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Washington Watch - June 20, 2013

GAO Releases Report on Health Insurance Exchange Progress

The non-partisan Government Accountability Office (GAO) released a status report on the logistics for establishing the online portal that will support the federally-facilitated health insurance exchanges in 34 states and found that the system and other key components are behind schedule. The exchange portal is scheduled to launch October 1, 2013.

Early estimates suggest that nearly 7 million Americans will purchase individual health insurance plans through the federally-facilitated exchange market. The concerns outlined in the GAO report echo issues that the NASE has communicated to Administration officials tasked with implementation. A primary concern is the lack of information about health insurance premiums for 2014 – critical knowledge for individuals to have prior to open enrollment on October 1, 2013.

The Administration remains confident that the Exchange portal will be up and running by the scheduled launch date, and continues to emphasize that enrollment will be open for six months in order to allow individuals time to review their options and select the right health insurance coverage.

Happy National Small Business Week!

If President Obama is the coach of the team for creating new jobs, his quarterback is small business. The coach may lay out the game plan, but small businesses play the game. Small businesses have created two-thirds of new jobs in America. The President as the coach understands the importance of such a strong quarterback and has issued a proclamation announcing this year’s National Small Business Week for June 17th to 21st. Get more information about National Small Business Week here.

National Small Business Week consists of conferences throughout the country highlighting the achievement and importance of small business. The conferences will visit cities including Seattle, Dallas, St. Louis, Pittsburgh, and finally Washington, D.C. The conferences allow small-business owners a chance to learn from experts and discuss issues amongst peers.

NFL Hall of Famer Fran Tarkenton, a man that knows a little about excellent quarterback play, is among the list of speakers. The list ranges from Twitter creator, Jack Dorsey, to the leader of the Small Business Administration, Karen Mills. Check out the full list of speakers here.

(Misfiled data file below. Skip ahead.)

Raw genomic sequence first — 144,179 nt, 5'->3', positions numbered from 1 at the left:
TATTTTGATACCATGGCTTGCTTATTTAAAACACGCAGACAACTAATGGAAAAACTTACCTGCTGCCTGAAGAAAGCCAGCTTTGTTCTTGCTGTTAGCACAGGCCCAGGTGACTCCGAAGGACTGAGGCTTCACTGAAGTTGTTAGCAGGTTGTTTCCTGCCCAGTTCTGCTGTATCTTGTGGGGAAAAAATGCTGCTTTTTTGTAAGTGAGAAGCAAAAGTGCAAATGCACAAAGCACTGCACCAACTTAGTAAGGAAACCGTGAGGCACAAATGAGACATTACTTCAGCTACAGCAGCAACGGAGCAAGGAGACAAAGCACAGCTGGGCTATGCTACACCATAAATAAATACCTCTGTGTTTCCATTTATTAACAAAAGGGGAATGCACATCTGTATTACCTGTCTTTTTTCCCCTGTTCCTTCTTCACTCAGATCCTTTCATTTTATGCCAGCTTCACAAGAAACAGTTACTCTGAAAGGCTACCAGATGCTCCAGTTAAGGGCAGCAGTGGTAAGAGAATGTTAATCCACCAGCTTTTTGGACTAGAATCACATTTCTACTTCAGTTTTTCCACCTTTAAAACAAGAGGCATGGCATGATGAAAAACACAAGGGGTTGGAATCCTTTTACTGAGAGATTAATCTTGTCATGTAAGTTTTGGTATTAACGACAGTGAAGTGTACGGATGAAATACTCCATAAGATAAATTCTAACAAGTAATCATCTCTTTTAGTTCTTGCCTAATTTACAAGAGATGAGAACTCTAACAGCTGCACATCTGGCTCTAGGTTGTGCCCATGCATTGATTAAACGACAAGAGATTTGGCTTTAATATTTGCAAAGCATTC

The NASE understands the pressure that comes with being the quarterback. We are working to protect small businesses. To help all of the members of our small-business team support each other, the NASE recently launched the Small Business Locator to help NASE Members and others connect with each other.

Senate Finance Holds Hearing on Health Care Costs

The United States Senate Committee on Finance recently held a hearing on lowering health care costs entitled High Prices, Low Transparency: The Bitter Pill of Health Care Costs. An article in TIME magazine, “Bitter Pill: Why Medical Bills Are Killing Us,” written in early 2013 by Steven Brill, inspired committee to hold the hearing to discuss health care industry practices.

Speaking before the committee as a witness, Mr. Brill further explained the injustice of the current health care market. Multiple witnesses, including Mr. Brill, discussed how large hospitals and pharmaceutical companies monopolize the health care market and price gouge the Americans seeking their assistance. Witnesses argued that the industry has dissociated clear market prices from particular health care procedures. The necessity of health care also means that the health care industry does not face market competition, creating a market where hospitals and drug companies are raking in large profits while patients suffer. Mr. Brill likened the industry to a casino where the house holds all the cards.

Mr. Brill agitated many Senators when he pointed to campaign contributions given by the health care industry, and questioned the will of Congress to go after an industry that bankrolls their campaigns. Mr. Brill even suggested that when members of Congress are speaking on this issue, C-SPAN should include contribution credits below each Congressperson’s name to make such campaign contributions transparent to the voting public. Senator Richard Burr (R-N.C.) attacked Mr. Brill’s idea, and noted past reformers who faced down big industry.

The issue of high health care costs was not solved during the hearing. One witness, Dr. Giovanni Colella, CEO and co-founder of Castlight Health, asserted that a website rating hospitals on price and quality of care would help. Dr. Colella suggested that such transparency would create competition among health care providers for a patient’s business.

Other witnesses suggested the government use Medicare to control high health care costs – a frequently heard answer to the problem. Supporters contend that Medicare could bargain for lower prices like the Veteran’s Administration does. Another witness at the hearing, Dr. Paul Ginsburg, President of the Center for Studying Health System Change, revealed that Medicare users already participate in a much calmer market, and argued that the real problem is price gouging in the private sector. The answer to the problem of high health costs is complex, but can be boiled down to a one question: Will elected officials take on the health care industry?

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